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Aurore Sibrant

PhD - Postdoctoral researcher

University of Idaho
Department of Geological Sciences
McClure 403D
875 Perimeter Drive, MS 3022
Moscow, ID 83844-3022

Email: aurore.sibrant@u-psud.fr http://www.researchgate.net/profile/Aurore_Sibrant http://scholar.google.fr/citations?user=_H0GYVgAAAAJ&hl=fr

Postdoctoral project (2015-2017): emplacement of regularly spaced volcanic centers in the East African Rift: Melt production or melt extraction? Geological Sciences department at university of Idaho, USA. Supervisor: Eric Mittelstaedt. NSF, GeoPRISMS.

Postdoctoral project (2014-2015): Impact of mantle plume below oceanic and continental lithosphere roots: implication of plate motion and volcanism expression over time. FAST laboratory at university of Paris-Sud, France. Supervisor: Anne Davaille. ANR RHUM-RUM.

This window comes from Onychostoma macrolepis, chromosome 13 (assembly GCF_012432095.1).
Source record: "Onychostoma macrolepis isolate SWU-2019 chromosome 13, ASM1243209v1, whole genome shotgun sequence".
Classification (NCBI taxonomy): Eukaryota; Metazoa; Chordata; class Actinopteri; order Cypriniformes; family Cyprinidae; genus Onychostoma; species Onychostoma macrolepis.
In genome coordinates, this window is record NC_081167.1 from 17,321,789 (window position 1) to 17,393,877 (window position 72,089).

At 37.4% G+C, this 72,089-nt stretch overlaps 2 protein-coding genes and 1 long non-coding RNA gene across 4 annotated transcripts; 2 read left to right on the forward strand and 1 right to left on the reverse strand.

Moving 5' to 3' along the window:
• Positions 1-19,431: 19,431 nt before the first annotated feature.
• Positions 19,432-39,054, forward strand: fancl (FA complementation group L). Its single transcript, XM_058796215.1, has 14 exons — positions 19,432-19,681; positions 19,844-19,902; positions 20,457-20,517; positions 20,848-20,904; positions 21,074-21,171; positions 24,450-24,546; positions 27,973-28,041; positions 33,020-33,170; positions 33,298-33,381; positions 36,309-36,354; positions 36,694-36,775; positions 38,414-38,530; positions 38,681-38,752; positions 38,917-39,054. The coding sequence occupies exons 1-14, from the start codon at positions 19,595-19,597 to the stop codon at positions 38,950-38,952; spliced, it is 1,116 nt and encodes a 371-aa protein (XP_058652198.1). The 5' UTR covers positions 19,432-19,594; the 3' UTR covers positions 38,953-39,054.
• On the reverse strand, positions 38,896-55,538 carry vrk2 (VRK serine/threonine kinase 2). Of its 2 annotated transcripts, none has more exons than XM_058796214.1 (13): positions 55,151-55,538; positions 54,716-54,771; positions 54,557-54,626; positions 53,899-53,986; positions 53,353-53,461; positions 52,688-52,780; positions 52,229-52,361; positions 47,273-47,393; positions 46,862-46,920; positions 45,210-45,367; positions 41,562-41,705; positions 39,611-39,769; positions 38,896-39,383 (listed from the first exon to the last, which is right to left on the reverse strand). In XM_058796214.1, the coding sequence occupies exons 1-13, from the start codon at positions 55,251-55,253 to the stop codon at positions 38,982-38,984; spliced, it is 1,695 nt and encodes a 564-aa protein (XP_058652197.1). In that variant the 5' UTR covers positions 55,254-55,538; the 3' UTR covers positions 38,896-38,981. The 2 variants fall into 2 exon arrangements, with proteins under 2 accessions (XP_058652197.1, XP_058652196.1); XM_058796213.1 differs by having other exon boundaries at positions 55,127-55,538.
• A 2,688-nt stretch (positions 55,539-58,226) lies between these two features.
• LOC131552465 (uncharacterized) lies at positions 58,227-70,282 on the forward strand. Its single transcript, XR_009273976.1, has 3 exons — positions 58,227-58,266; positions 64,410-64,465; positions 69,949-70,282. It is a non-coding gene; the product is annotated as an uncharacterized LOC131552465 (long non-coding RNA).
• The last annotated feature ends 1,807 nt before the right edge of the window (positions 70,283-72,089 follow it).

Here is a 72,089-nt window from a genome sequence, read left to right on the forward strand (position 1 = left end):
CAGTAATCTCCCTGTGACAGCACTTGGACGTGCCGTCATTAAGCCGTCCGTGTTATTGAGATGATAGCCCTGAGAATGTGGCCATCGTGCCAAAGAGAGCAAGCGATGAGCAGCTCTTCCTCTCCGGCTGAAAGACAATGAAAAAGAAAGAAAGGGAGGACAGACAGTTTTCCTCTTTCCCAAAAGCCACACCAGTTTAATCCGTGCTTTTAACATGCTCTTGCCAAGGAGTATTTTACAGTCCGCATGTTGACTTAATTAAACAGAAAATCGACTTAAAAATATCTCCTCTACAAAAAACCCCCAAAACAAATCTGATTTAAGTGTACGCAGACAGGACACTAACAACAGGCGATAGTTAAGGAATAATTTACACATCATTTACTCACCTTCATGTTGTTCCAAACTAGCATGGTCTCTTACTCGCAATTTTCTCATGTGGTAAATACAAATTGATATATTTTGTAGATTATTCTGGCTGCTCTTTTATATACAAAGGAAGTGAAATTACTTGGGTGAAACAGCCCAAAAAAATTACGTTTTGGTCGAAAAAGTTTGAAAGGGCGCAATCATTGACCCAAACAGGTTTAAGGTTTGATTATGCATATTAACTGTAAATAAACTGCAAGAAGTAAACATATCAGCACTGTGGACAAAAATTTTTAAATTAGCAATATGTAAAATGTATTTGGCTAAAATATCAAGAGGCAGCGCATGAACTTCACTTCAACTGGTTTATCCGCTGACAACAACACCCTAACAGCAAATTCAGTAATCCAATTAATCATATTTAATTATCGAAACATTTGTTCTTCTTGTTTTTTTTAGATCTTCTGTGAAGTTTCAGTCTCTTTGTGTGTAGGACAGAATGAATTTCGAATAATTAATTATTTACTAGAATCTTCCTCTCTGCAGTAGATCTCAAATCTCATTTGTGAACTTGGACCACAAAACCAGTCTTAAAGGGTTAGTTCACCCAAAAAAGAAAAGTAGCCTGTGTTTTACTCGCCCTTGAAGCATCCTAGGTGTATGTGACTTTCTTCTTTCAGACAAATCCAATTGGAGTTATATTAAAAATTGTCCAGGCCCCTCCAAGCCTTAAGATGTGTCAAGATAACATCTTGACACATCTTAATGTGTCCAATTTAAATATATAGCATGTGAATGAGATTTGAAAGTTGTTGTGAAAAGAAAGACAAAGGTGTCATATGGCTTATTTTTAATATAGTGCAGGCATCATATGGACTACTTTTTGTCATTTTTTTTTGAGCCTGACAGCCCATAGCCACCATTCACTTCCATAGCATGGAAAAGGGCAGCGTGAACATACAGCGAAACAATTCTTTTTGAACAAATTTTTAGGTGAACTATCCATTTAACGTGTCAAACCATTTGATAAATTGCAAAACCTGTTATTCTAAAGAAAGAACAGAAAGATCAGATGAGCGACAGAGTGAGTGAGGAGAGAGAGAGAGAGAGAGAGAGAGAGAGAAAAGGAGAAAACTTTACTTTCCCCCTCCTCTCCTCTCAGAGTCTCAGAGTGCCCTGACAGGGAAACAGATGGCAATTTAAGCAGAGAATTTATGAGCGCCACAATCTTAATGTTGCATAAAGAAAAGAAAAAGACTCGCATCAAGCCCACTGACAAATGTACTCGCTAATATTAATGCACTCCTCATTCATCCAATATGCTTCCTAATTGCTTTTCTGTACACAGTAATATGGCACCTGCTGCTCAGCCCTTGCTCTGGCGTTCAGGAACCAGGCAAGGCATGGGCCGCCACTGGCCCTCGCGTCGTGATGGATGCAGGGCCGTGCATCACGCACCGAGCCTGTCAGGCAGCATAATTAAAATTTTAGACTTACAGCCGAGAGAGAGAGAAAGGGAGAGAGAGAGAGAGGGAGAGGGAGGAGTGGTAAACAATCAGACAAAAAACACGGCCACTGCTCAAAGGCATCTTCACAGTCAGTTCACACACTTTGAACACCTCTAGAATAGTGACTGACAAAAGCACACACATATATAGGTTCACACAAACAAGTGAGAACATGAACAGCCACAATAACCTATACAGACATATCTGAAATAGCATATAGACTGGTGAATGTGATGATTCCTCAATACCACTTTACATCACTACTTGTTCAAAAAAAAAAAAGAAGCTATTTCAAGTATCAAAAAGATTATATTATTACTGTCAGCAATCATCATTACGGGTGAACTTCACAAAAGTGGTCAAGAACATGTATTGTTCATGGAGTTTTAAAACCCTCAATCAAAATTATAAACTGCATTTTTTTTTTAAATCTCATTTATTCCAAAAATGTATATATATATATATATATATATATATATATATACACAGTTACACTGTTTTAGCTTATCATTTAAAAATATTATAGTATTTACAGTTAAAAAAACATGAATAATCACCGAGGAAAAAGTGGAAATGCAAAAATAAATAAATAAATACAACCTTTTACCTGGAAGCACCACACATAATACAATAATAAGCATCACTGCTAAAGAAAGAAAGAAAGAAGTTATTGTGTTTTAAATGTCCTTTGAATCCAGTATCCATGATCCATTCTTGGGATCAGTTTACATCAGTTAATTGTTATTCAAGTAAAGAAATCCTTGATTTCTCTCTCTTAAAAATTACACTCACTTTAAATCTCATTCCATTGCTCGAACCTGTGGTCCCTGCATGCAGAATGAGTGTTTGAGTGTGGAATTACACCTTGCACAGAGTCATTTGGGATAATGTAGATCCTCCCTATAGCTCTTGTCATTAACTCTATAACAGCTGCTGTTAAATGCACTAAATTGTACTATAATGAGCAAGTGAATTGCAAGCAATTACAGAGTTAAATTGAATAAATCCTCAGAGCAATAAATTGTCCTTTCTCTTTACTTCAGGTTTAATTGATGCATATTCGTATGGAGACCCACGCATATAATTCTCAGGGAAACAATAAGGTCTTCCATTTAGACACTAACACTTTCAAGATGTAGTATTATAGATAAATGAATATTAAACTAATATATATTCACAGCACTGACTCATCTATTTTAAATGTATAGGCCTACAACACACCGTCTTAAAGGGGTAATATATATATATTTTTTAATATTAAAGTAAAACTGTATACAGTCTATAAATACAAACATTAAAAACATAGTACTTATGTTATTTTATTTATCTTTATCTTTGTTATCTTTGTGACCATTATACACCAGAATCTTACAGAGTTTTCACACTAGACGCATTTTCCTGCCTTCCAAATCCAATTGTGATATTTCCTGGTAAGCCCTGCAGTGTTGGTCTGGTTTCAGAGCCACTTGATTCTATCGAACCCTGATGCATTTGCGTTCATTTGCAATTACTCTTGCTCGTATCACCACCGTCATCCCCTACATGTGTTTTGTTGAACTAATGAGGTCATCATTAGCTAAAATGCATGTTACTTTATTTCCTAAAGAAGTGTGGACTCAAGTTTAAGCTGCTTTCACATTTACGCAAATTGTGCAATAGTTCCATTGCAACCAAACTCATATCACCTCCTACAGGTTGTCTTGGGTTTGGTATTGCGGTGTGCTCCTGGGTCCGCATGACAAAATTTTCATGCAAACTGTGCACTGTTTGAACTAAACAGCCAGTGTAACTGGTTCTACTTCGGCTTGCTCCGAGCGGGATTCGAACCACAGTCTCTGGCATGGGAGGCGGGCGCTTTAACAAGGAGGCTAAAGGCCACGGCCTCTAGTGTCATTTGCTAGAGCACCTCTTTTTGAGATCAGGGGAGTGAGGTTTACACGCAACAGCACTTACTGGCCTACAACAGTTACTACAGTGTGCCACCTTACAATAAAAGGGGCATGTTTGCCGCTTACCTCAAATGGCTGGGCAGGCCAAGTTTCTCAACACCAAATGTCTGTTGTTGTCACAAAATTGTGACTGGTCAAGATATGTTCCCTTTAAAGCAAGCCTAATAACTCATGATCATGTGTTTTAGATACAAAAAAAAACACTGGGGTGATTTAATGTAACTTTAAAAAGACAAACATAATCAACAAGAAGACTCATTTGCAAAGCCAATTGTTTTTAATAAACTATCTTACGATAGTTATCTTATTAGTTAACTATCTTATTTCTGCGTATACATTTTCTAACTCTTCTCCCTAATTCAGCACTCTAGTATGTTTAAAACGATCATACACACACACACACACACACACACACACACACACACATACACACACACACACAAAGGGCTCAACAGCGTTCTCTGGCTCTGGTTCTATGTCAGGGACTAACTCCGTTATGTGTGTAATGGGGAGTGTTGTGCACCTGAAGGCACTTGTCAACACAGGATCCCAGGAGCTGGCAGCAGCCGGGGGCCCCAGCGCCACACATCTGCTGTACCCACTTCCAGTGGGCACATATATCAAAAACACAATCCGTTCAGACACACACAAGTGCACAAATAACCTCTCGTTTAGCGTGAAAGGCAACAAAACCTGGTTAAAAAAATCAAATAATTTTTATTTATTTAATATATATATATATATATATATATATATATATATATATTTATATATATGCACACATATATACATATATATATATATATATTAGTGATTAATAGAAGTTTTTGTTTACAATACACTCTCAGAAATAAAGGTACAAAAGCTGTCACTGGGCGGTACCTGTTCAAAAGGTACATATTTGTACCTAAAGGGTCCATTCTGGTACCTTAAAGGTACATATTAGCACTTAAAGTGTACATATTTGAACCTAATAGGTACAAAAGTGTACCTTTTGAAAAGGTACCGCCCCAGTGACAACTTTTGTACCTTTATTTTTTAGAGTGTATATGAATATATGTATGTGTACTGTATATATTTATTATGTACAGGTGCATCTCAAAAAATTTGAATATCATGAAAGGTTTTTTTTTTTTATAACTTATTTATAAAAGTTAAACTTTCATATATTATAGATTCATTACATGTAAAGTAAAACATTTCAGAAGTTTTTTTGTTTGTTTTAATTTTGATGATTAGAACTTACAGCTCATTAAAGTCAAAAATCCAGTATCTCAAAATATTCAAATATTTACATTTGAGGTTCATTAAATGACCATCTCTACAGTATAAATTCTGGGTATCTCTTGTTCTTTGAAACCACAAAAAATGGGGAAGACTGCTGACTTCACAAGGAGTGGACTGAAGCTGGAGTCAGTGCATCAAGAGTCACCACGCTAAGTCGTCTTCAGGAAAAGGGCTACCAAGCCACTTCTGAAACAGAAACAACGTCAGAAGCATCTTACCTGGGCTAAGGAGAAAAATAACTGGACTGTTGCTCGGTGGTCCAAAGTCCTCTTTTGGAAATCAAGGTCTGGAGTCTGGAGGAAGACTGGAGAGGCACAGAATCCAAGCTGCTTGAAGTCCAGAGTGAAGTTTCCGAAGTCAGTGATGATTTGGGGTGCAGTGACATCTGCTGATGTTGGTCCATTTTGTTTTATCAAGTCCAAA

PhD project (2011-2014): Evolution of the Graciosa, S. Miguel and Santa Maria volcanic islands: implications for the NU/EU plate boundary in the Azores. GEOPS laboratory at university of Paris-Sud, France. Supervisors: Anthony Hildenbrand and Fernando Ornelas Marques.

 

RESEARCH ACTIVITIES - TEACHING - EDUCATION


Research interests:

  1. How do listhospheric and asthenospheric processes control the development of volcanism near triple junctions?
  2. How ultra-slow spreading rifts evolved in space in time?
  3. How do local and regional tectonic stresses control volcanic construction and destabilisation processes in areas of active deformation such as the Terceira Rift?
  4. Can secondary mantle plumes under the lithosphere produce a cluster of hotspots? What is the spacing and time-dependence (birth, life, death and recurrence time) of these secondary plumes?
  5. How mantle plume interaction with the lithosphere topography?
  6. What is the contribution of melt production and melt extraction processes on the distribution of volcanic activity along the East African Rift System?

Methods-Approaches:

  • Geomorphological analyses from high-resolution DEMs
  • Fieldwork, including observation, sampling rock, measurements of tectonic markers
  • Geochronology (K-Ar unspike method)